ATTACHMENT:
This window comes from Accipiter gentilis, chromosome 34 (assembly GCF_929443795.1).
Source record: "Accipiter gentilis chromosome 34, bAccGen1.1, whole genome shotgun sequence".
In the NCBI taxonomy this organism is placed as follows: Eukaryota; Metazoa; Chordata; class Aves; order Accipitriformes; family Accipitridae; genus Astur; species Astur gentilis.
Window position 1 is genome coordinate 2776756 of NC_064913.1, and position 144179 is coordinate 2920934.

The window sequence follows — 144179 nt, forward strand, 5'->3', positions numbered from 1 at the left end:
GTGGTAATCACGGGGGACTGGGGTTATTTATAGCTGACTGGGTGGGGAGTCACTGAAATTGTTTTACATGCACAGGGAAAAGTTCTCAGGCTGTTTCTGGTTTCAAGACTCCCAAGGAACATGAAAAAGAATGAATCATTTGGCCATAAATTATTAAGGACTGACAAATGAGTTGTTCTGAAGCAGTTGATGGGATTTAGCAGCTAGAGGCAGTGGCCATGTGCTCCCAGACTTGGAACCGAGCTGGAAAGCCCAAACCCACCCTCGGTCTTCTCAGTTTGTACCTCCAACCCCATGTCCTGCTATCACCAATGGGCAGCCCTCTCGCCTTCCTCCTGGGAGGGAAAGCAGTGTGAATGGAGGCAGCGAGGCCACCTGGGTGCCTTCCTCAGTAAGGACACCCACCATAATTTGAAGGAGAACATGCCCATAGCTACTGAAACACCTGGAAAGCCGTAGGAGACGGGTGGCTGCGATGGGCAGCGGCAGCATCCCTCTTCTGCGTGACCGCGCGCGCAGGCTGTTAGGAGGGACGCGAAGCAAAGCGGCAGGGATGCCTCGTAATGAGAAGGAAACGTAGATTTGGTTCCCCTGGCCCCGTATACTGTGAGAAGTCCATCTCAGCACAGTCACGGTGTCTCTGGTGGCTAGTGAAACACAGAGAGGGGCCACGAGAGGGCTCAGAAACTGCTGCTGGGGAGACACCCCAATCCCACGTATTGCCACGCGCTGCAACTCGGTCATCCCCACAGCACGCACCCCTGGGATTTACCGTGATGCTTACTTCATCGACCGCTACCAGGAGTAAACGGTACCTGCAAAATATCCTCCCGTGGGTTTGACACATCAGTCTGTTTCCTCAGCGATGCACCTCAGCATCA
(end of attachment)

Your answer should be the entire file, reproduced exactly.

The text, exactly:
This window comes from Accipiter gentilis, chromosome 34 (assembly GCF_929443795.1).
Source record: "Accipiter gentilis chromosome 34, bAccGen1.1, whole genome shotgun sequence".
In the NCBI taxonomy this organism is placed as follows: Eukaryota; Metazoa; Chordata; class Aves; order Accipitriformes; family Accipitridae; genus Astur; species Astur gentilis.
Window position 1 is genome coordinate 2776756 of NC_064913.1, and position 144179 is coordinate 2920934.

The window sequence follows — 144179 nt, forward strand, 5'->3', positions numbered from 1 at the left end:
GTGGTAATCACGGGGGACTGGGGTTATTTATAGCTGACTGGGTGGGGAGTCACTGAAATTGTTTTACATGCACAGGGAAAAGTTCTCAGGCTGTTTCTGGTTTCAAGACTCCCAAGGAACATGAAAAAGAATGAATCATTTGGCCATAAATTATTAAGGACTGACAAATGAGTTGTTCTGAAGCAGTTGATGGGATTTAGCAGCTAGAGGCAGTGGCCATGTGCTCCCAGACTTGGAACCGAGCTGGAAAGCCCAAACCCACCCTCGGTCTTCTCAGTTTGTACCTCCAACCCCATGTCCTGCTATCACCAATGGGCAGCCCTCTCGCCTTCCTCCTGGGAGGGAAAGCAGTGTGAATGGAGGCAGCGAGGCCACCTGGGTGCCTTCCTCAGTAAGGACACCCACCATAATTTGAAGGAGAACATGCCCATAGCTACTGAAACACCTGGAAAGCCGTAGGAGACGGGTGGCTGCGATGGGCAGCGGCAGCATCCCTCTTCTGCGTGACCGCGCGCGCAGGCTGTTAGGAGGGACGCGAAGCAAAGCGGCAGGGATGCCTCGTAATGAGAAGGAAACGTAGATTTGGTTCCCCTGGCCCCGTATACTGTGAGAAGTCCATCTCAGCACAGTCACGGTGTCTCTGGTGGCTAGTGAAACACAGAGAGGGGCCACGAGAGGGCTCAGAAACTGCTGCTGGGGAGACACCCCAATCCCACGTATTGCCACGCGCTGCAACTCGGTCATCCCCACAGCACGCACCCCTGGGATTTACCGTGATGCTTACTTCATCGACCGCTACCAGGAGTAAACGGTACCTGCAAAATATCCTCCCGTGGGTTTGACACATCAGTCTGTTTCCTCAGCGATGCACCTCAGCATCA